Parents resigned to either sentence for Danielle's killer
Jury wants death for Westerfield, but judge must affirm
SAN DIEGO, California (CNN) -- A day after a California jury recommended the death penalty for David Westerfield in the February kidnapping and murder of his 7-year-old neighbor, Danielle van Dam, her parents Tuesday said they were prepared to accept either life in prison or the death penalty as a sentence.
"We were relieved and happy with the guilty verdict," Danielle's mother Brenda van Dam told reporters. "We feel that the justice system successfully revealed the truth and that Danielle's murderer has been held accountable. That was our hope: that Danielle's death would not go unanswered.
"As far as the sentencing decision we were prepared to accept either decision. Because what mattered most was knowing that this monster could never again hurt another child."
The six-man, six-woman jury convicted Westerfield, 50, on August 21 and began deliberations on how he should be punished on September 4.
After about two hours of deliberations on Monday, jurors sent a note to Judge William Mudd saying they were deadlocked. They asked to deliberate further after a lunch break but reached a unanimous verdict about 10 minutes later.
Defense attorneys moved for a mistrial, arguing that jurors may have been discussing the case outside the jury room, but the judge denied the motion.
Westerfield was visibly shaken after hearing the verdict.
After the jury was polled, one of the jurors broke down, forcing a short recess.
Under California law, the jury recommends the sentence, but the judge imposes it. In this case, Judge Mudd could reduce the recommendation of death to life in prison without parole. Mudd set Westerfield's sentencing for November 22.
Blood on jacket key for jury
Two jurors, interviewed by reporters after verdict was read, said the most significant piece of evidence in the case was a jacket -- left by Westerfield at a dry cleaning shop -- that had Danielle's blood on it. It was a piece of evidence that defense attorneys were never able to explain.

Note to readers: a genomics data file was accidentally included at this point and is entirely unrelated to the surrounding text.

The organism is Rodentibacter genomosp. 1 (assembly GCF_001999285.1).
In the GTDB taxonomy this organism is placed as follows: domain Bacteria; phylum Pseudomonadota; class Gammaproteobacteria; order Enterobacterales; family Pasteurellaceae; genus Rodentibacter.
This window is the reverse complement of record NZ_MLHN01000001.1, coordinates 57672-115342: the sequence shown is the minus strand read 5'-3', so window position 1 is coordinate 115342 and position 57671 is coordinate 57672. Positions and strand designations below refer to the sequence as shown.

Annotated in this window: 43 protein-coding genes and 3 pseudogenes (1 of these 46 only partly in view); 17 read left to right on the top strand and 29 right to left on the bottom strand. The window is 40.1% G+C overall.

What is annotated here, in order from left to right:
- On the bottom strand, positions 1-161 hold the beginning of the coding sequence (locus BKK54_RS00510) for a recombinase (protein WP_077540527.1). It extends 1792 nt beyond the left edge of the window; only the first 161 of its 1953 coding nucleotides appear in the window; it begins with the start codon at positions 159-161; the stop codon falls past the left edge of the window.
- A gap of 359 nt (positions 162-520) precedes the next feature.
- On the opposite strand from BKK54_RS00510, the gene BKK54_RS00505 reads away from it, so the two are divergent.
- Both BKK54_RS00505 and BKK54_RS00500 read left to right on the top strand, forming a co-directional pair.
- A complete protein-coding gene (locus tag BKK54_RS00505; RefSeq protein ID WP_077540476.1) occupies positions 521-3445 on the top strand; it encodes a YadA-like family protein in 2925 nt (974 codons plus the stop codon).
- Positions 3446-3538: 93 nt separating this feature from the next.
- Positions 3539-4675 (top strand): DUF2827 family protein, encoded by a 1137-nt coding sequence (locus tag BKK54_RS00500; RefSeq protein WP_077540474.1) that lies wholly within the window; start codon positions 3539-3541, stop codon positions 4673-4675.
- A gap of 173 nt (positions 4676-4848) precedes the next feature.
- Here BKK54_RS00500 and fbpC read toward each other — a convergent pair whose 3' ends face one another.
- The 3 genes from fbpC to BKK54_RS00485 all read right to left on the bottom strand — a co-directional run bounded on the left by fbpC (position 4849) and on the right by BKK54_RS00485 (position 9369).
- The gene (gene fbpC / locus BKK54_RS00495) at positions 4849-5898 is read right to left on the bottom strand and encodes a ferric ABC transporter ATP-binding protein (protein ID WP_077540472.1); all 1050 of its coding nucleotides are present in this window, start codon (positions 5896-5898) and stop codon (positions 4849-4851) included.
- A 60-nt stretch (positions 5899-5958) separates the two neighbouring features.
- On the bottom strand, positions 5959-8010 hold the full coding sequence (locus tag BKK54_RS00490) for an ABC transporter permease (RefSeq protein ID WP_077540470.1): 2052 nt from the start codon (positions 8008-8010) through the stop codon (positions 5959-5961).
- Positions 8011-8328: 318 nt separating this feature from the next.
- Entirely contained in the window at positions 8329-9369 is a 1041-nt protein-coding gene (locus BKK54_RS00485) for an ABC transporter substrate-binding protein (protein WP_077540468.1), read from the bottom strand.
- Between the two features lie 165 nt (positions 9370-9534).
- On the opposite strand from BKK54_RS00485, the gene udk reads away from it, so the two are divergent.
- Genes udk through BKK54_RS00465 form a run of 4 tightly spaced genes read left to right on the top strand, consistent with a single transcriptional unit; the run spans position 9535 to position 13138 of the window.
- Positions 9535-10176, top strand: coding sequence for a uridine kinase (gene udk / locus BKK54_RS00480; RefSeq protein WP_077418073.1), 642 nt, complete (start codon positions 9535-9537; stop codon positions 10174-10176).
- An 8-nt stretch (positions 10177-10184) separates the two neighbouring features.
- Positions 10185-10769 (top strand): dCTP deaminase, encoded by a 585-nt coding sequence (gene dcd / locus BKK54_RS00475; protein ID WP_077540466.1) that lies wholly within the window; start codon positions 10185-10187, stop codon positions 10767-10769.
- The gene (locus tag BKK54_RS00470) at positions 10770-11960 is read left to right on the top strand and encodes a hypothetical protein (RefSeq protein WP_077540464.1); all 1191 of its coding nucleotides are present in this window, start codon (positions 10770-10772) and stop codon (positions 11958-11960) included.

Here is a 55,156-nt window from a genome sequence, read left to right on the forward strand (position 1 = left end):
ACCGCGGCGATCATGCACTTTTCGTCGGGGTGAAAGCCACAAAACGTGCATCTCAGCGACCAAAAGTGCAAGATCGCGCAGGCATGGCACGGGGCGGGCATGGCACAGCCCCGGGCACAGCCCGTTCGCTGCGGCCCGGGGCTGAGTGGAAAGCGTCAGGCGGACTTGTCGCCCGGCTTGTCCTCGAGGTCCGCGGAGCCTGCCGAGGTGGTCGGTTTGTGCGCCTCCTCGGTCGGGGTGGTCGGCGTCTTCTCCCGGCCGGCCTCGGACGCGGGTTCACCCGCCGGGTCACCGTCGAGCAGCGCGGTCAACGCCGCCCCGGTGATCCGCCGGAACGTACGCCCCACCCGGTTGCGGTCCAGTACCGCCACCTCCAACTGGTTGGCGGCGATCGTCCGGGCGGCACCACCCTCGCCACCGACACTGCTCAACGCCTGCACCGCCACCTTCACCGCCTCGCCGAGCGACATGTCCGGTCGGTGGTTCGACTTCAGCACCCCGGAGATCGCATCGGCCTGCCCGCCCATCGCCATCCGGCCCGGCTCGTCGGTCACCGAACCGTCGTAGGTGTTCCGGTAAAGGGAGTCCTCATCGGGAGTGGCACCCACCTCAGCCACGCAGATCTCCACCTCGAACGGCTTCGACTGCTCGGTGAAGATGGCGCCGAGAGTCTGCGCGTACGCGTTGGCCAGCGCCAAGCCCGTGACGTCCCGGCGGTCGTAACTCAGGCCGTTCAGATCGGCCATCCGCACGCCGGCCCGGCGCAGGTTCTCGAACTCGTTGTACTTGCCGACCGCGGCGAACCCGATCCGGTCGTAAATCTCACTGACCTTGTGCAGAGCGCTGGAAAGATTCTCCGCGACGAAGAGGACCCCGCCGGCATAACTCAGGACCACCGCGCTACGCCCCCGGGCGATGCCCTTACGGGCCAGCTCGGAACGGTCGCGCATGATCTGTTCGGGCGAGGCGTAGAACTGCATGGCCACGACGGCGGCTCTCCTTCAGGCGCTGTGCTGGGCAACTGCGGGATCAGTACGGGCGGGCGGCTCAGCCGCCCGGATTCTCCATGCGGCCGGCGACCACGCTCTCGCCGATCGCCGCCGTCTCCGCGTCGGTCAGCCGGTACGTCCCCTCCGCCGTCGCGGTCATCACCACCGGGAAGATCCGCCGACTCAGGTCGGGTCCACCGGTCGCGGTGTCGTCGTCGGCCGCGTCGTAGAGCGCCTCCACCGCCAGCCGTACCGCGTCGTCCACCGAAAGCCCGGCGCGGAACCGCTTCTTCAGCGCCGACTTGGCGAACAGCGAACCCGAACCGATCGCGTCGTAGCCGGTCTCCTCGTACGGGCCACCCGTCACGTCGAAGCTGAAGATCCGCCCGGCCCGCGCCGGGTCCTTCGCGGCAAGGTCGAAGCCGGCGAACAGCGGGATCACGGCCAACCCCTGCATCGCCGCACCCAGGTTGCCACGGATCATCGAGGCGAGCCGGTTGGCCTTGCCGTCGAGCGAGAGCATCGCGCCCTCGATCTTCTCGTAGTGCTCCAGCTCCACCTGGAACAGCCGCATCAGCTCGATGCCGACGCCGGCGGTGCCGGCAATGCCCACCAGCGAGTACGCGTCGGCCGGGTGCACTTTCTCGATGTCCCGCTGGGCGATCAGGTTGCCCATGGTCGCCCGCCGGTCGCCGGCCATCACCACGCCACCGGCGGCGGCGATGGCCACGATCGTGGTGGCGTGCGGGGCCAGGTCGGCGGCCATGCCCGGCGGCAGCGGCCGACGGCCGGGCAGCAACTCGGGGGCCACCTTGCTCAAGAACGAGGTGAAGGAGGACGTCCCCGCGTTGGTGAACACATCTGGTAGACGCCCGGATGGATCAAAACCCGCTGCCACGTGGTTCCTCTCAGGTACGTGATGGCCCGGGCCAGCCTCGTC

"The blood on the jacket -- where did it come from, and how did it get there?" said Juror No. 6, identified only by his first name, Jeffrey.
The two jurors also said they discounted so-called "lifestyle" evidence, presented by the defense, that Danielle's parents engaged in extramarital sexual activity, drank, and smoked marijuana. The defense had hoped to show a number of people had access to the van Dam house and Danielle because of that activity.
"It was their choice. They're adults. Whatever they wanted to do, that's fine. I thought it was kind of silly, I think, to bring that up," Jeffrey said.
Juror No. 10, identified only by his first name, Tony, said that throughout the trial, "It was a struggle to come to a meeting of the minds." But neither juror was willing to characterize the emotions in the jury room during the trial and penalty phase.
Tony said that in the end, the nature of the crime itself -- the brutal slaying of a 7-year-old girl -- was what primarily swayed him to vote for death.
In closing arguments in the penalty phase, defense attorney Steven Feldman urged jurors to spare his client.
"Death is not justice in this case -- please do not be swayed," Feldman said. "He'll never walk outside of this courtroom again, out of chains."
Feldman argued that Westerfield was an upstanding member of the community and a loving father who instilled in his children family values.
His children testified that they love their father, an engineer who helped design medical equipment, and that he does not deserve the death penalty.
In pressing for the death penalty, prosecutor Jeff Dusek argued that he Westerfield showed "no compassion, no mercy, no pity" when he yanked the girl from her bed in the middle of the night late February 1 or early February 2, murdered her and then dumped her body. Danielle's body was found February 27 along a desert road.
Westerfield was a focus of the police investigation from the beginning and was arrested based on physical evidence, including the blood-stained jacket and Danielle's fingerprints and DNA found in his house and mobile home.
Defense attorneys argued that her DNA was left in the house when Danielle and her mother came to sell Girl Scout cookies, and they said neighborhood children sometimes played in the trailer when it was parked at a nearby park. They said investigators found no evidence Westerfield was ever inside the van Dam home.
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